Unless your children are already good eaters, those picture-perfect lunchboxes are going to bomb.

It's time to switch tactics to the Habits Approach. In my last post I said: 

The recipe for success: Combine equal parts CONVERSATION and STRUCTURE. Mix and Serve!

Research shows that parents need to strike the right balance between compassion/warmth and structure. In the next two posts I'm going to give you

  • 4 rules that set the Structure that leads to good eating habits
  • 4 rules that set the Conversation that shares control and produces the right amount of compassion/warmth
The Conversation: Authoritative Parenting in Action

Learning to eat right is a process—like learning to walk—that takes time. And just like your kids had to learn the mechanics of walking, they have to learn the mechanics of eating habits, so hang in there.

Here are the rules:

1. Always talk to your children about what you pack in their lunch boxes.

It's easy to forget to talk to kids about what we're packing. Getting pre-approval, though, cuts down on the amount of uneaten (i.e. wasted) food that comes back in the bag.

More importantly, including your kids in the decision-making process, no matter how old they are, is a way of sharing control. Control is what most kids crave.

Set the parameters, then give your kids some input.

  • Tomorrow I can send you with leftover mac 'n' cheese in the thermos or I can send you with a turkey sandwich. Which would you prefer?
  • Will you eat these apple slices if I pack them in your lunch? Or would you prefer grapes?

It's OK to send surprises now and then. Just make sure that any surprise is a welcome surprise—I think you know what I mean.

2. Never pack food that you know your children won't eat, even if that food is healthy.

This is really rule 1A.

Sending food that you know your kids won't eat is one way parents don't listen. It send the message: Your food preferences don't matter. It also means the only way your kids can participate in the decision-making is by not eating. 

If your kids won't eat carrots then sending carrot sticks every day is counterproductive.

And let's be honest, no kid ever saw carrot sticks in his lunch for the 25th time and thought, "Hmmm, today I think I'll give those carrots a nibble!" (Those carrot sticks are there because they make us feel better.)

Repeatedly sending unwanted items gets kids get into the practice of looking for, and setting aside, the food they know they won't eat. I call this practice Seek and Destroy.

It's better to send a slightly junkier lunch that gets eaten than a super healthy lunch that doesn't. (Follow the structure rules that I will give you in the next post, though, and the quality of lunch will change too.)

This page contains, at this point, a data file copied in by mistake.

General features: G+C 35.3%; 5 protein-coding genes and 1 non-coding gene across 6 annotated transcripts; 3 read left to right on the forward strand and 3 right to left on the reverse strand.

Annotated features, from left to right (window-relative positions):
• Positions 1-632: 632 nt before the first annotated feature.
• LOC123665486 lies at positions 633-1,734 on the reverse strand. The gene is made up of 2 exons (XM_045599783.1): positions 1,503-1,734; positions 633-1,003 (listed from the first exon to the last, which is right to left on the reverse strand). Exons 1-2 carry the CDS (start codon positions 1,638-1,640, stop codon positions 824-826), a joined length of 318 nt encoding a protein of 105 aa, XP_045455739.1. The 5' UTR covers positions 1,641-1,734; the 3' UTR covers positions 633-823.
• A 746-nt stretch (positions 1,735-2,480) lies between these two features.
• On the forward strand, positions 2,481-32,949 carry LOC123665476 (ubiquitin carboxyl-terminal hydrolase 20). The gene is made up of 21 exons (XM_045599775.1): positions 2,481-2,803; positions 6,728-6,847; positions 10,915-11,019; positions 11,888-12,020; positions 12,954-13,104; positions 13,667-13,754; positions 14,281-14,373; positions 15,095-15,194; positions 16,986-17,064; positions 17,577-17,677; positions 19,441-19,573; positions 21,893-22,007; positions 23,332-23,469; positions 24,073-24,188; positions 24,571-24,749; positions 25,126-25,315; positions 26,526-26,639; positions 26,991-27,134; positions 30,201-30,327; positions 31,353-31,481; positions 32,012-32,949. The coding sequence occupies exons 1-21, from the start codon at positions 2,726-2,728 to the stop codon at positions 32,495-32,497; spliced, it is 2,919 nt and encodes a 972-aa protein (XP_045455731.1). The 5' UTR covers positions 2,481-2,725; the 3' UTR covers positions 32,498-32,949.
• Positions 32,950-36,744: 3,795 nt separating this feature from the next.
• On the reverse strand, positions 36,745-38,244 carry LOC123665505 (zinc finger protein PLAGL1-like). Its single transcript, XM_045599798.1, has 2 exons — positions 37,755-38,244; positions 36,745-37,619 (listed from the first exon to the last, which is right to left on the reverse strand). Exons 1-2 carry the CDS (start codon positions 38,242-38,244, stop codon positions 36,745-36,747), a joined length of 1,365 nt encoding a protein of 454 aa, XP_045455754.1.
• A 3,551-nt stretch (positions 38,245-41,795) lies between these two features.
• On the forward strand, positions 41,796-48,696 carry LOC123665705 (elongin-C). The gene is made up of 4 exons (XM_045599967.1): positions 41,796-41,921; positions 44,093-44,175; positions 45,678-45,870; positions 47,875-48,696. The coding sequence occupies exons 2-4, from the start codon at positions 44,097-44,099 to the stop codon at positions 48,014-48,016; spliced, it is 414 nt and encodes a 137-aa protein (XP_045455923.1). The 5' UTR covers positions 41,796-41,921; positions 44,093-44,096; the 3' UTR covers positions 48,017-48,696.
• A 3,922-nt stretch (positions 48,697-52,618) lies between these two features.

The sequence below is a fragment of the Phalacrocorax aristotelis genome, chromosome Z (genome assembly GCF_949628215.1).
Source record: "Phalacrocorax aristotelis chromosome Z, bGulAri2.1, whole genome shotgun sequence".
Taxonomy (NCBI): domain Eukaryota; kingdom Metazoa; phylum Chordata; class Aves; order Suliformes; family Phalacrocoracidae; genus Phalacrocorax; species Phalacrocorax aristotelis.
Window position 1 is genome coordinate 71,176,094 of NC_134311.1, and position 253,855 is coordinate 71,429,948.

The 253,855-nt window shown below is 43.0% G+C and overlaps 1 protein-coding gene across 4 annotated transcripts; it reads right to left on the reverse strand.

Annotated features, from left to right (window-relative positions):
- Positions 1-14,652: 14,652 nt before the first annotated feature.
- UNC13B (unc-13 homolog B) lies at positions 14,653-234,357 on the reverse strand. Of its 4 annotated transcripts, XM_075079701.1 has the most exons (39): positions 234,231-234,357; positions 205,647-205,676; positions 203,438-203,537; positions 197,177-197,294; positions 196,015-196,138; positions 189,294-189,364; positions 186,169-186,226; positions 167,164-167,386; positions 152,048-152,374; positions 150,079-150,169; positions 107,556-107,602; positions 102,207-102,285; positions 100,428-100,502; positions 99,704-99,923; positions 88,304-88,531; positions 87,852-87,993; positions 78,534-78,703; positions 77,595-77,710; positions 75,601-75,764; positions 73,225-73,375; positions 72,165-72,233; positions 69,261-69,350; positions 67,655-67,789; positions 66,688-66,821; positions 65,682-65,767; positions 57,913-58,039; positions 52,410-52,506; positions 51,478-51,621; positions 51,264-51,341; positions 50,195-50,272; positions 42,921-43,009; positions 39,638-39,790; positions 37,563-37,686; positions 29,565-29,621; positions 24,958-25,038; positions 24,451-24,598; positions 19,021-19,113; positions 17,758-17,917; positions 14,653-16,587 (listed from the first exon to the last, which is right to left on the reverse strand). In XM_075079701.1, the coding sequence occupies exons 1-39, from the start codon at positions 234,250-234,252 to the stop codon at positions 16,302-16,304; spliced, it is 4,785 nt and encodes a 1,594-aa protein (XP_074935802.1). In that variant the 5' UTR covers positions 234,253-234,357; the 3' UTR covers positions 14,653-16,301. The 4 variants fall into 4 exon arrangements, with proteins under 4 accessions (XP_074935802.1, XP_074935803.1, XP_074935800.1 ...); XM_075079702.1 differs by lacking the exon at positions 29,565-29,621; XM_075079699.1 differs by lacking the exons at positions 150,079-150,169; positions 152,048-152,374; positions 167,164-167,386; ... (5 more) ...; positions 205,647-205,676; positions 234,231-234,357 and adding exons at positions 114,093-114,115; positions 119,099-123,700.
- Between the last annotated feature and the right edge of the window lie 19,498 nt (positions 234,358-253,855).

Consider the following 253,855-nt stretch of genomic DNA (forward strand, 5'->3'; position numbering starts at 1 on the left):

3. Always talk to your children about how much food you pack in their lunch boxes. 

Send too little food and your kids will get hungry well before the end of the school day. Send too much food, though, and your kids will eat the good stuff (ie the pretzels and the Goldfish) but not the good stuff (the sandwich and the fruit).

Figuring out how much food to send is tricky, but your kids are better at judging this than you are. After all, it's their tummies you're trying to fill. Plus, talking to your kids about how much food they need at lunch is one of the ways they'll master the problem of portion size.

Worried your kids will get it wrong?

  1. Remind yourself that getting it wrong is the way kids learn to get it right, and that we're only talking about temporary hunger here. 
  2. Pack one emergency ration, such as an apple or a nut bar. Tell your kids that this is just a backup if they are still hungry after they've finished the rest of their food.

The solution to a super-short lunch time is to send less food, so eating is manageable. Then, "beef up" snacks. This might seem scary, but sending more food than a child can eat in the alloted time (even if that seems like the right amount of food) produces pressure. It also wastes food.

4. At the end of the day, check in with your children about how things went.

Think of this as your feedback loop, the time when you get to find out why your kids ate the way they did!

  • Did you like the noodles I sent? Would you like them again sometime?
  • I see that you didn't eat your grapes. Why not?
  • Did you have enough (or too much) food? 

Use the information you collect to tweak what and how much you send. Doing this won't only help you pack a lunch that gets eaten, it will help you teach your kids the principles of healthy eating: proportion, variety, moderation.

~Changing the conversation from nutrition to habits.~